Mathematical Modeling of Alkaline Methanol Oxidation for Design of Efficient Fuel Cells

  • Tanja Clees
  • Igor Nikitin
  • Lialia NikitinaEmail author
  • Sabine Pott
  • Ulrike Krewer
  • Theresa Haisch
Conference paper
Part of the Advances in Intelligent Systems and Computing book series (AISC, volume 947)


This paper considers the electrochemical kinetic model of alkaline methanol oxidation, the process, relevant for the design of efficient fuel cells. Fuel cells of direct methanol type have a great advantage in safety and storage compared to hydrogen-oxygen fuel cells. They possess high energy density and are especially suitable for portable applications. The oxidation of fuel in an alkaline medium allows the use of affordable electrodes.

The mathematical model of the oxidation process includes a system of non-linear differential equations of high order, describing elementary reactions. The model also possesses 14 unknown reaction constants and 6 dynamic variables describing surface coverages of the intermediates. These variables cannot be measured directly, but can be reconstructed by the parameter identification procedure. The procedure comprises numerical integration of the system of differential equations, automatic global minimization of the distance between measured and modeled cyclic voltammograms, iterative Monte Carlo search and interactive parameter study.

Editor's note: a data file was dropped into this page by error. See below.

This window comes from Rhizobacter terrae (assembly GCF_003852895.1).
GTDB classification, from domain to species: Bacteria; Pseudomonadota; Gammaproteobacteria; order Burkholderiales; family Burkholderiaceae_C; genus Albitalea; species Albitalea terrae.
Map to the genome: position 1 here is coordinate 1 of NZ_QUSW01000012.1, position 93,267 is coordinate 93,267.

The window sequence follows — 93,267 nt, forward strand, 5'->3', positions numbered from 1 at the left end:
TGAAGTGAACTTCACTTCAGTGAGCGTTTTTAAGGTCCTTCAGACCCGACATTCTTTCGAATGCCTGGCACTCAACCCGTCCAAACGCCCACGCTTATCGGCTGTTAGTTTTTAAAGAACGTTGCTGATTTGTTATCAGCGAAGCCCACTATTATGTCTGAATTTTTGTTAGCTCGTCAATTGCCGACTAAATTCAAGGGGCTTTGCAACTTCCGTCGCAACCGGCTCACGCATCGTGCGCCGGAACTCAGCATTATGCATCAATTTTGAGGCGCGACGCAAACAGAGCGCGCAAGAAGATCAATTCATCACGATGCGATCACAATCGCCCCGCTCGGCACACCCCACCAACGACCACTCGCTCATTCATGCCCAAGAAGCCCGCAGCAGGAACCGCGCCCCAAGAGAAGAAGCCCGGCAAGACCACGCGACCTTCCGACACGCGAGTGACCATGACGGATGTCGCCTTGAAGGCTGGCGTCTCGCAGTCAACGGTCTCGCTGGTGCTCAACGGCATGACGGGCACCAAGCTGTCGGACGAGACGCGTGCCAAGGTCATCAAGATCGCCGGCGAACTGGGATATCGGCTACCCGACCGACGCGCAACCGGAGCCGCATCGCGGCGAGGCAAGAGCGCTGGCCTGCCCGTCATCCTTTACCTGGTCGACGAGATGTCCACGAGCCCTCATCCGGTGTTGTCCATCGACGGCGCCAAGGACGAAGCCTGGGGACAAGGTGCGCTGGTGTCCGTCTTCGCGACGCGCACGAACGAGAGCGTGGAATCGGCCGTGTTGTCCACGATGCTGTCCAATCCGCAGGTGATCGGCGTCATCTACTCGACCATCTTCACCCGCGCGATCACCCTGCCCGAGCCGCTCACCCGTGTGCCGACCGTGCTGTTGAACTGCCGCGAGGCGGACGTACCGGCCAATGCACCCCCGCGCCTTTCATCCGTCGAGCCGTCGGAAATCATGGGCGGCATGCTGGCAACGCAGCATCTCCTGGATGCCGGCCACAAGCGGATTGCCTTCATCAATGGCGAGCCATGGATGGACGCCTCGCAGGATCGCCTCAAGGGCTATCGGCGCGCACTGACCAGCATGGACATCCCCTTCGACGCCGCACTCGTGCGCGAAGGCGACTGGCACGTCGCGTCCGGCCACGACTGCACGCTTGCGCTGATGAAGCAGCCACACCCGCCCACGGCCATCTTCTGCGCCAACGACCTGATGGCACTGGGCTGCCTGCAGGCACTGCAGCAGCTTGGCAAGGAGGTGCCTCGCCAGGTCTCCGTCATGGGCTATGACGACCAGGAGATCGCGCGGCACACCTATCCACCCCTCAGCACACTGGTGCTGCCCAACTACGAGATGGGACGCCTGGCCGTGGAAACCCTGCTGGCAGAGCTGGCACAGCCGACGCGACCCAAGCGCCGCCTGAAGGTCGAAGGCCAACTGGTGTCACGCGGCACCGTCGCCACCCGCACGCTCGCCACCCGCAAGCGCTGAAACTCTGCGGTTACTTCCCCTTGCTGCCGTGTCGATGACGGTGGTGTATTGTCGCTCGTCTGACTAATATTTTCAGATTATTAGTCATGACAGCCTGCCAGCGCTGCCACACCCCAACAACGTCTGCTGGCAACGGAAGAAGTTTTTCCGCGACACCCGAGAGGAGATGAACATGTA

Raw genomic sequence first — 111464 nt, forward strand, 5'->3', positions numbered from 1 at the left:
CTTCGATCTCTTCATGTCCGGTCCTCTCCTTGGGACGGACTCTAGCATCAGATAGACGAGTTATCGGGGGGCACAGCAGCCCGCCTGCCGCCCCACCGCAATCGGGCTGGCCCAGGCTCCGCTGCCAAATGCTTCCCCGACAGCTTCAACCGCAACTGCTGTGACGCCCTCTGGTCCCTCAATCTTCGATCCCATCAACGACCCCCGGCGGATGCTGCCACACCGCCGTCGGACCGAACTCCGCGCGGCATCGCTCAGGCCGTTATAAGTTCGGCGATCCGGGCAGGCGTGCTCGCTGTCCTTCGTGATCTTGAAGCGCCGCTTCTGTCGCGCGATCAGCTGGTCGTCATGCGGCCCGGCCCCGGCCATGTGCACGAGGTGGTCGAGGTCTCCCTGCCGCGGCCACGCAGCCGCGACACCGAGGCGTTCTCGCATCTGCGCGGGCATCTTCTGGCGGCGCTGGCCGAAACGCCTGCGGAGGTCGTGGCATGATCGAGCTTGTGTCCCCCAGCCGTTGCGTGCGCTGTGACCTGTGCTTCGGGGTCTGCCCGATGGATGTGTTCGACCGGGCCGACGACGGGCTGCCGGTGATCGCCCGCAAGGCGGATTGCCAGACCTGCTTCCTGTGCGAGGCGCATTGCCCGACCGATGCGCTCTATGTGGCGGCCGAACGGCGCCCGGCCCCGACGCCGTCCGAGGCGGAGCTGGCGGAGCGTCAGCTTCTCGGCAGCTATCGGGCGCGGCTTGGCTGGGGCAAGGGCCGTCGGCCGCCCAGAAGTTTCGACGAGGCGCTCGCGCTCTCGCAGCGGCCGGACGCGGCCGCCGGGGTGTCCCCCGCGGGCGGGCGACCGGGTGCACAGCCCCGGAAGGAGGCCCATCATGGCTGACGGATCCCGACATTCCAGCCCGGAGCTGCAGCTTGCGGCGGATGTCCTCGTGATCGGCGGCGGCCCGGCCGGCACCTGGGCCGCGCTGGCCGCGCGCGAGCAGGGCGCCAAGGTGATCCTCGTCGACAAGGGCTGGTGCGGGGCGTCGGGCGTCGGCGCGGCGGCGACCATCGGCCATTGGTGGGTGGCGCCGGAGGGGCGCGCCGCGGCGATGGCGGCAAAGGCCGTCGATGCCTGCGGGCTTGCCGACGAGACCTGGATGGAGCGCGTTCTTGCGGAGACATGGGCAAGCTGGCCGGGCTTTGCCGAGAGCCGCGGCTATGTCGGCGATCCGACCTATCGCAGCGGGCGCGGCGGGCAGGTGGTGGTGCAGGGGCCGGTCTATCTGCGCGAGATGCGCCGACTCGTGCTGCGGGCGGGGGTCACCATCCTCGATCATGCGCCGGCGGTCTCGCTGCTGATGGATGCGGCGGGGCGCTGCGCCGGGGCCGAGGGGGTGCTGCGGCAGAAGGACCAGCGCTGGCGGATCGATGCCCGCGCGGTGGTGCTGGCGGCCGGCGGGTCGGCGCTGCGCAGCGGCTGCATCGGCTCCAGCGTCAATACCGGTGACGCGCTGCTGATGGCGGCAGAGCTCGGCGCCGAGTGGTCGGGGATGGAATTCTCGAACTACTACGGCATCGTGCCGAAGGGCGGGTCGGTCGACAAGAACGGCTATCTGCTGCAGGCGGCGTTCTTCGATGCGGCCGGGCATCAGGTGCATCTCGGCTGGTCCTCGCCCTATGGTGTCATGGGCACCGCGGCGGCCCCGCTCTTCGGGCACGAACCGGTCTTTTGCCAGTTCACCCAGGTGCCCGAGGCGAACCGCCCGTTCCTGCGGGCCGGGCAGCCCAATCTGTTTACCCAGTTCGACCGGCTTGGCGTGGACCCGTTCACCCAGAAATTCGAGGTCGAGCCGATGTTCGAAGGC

The developed methods have been applied to 9 cyclic voltammograms of cells with different concentrations of alkaline and fuel. The reaction constants have been reconstructed, their dependence on concentrations has been discussed. Dynamic behavior of the system in form of the reconstructed evolution of the intermediates has been presented.


Complex systems modeling and simulation Non-linear optimization Parameter identification Application in electrochemistry 



The authors are grateful to the organizers and participants of SIMULTECH 2018 conference for fruitful discussions. The authors thank also Kira Konich and Kevin Reinartz for proofreading the paper. The work has been partially supported by German Federal Ministry for Economic Affairs and Energy, project BMWI-0324019A, MathEnergy: Mathematical Key Technologies for Evolving Energy Grids and by the German Bundesland North Rhine-Westphalia using fundings from the European Regional Development Fund, grant Nr. EFRE-0800063, project ES-FLEX-INFRA.


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© Springer Nature Switzerland AG 2020

Authors and Affiliations

  • Tanja Clees
    • 1
    • 2
  • Igor Nikitin
    • 2
  • Lialia Nikitina
    • 2
    Email author
  • Sabine Pott
    • 2
  • Ulrike Krewer
    • 3
  • Theresa Haisch
    • 3
  1. 1.University of Applied SciencesSankt AugustinGermany
  2. 2.Fraunhofer Institute for Algorithms and Scientific ComputingSankt AugustinGermany
  3. 3.Institute of Energy and Process Systems EngineeringTechnical UniversityBraunschweigGermany

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